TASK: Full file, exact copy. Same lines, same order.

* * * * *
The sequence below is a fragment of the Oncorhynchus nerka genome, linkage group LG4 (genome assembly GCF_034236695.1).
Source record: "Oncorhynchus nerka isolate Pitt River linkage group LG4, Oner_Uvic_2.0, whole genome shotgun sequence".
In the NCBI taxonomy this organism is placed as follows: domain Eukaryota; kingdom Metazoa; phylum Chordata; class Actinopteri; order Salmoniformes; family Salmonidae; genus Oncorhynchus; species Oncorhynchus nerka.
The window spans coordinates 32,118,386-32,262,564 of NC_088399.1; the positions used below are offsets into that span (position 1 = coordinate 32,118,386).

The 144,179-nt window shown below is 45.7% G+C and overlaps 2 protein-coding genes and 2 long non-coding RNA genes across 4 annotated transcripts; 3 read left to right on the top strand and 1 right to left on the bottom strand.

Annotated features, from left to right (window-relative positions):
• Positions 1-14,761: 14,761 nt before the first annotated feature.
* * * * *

The sequence below is a fragment of the Oncorhynchus nerka genome, linkage group LG4 (genome assembly GCF_034236695.1).
Source record: "Oncorhynchus nerka isolate Pitt River linkage group LG4, Oner_Uvic_2.0, whole genome shotgun sequence".
In the NCBI taxonomy this organism is placed as follows: domain Eukaryota; kingdom Metazoa; phylum Chordata; class Actinopteri; order Salmoniformes; family Salmonidae; genus Oncorhynchus; species Oncorhynchus nerka.
The window spans coordinates 32,118,386-32,262,564 of NC_088399.1; the positions used below are offsets into that span (position 1 = coordinate 32,118,386).

The 144,179-nt window shown below is 45.7% G+C and overlaps 2 protein-coding genes and 2 long non-coding RNA genes across 4 annotated transcripts; 3 read left to right on the top strand and 1 right to left on the bottom strand.

Annotated features, from left to right (window-relative positions):
• Positions 1-14,761: 14,761 nt before the first annotated feature.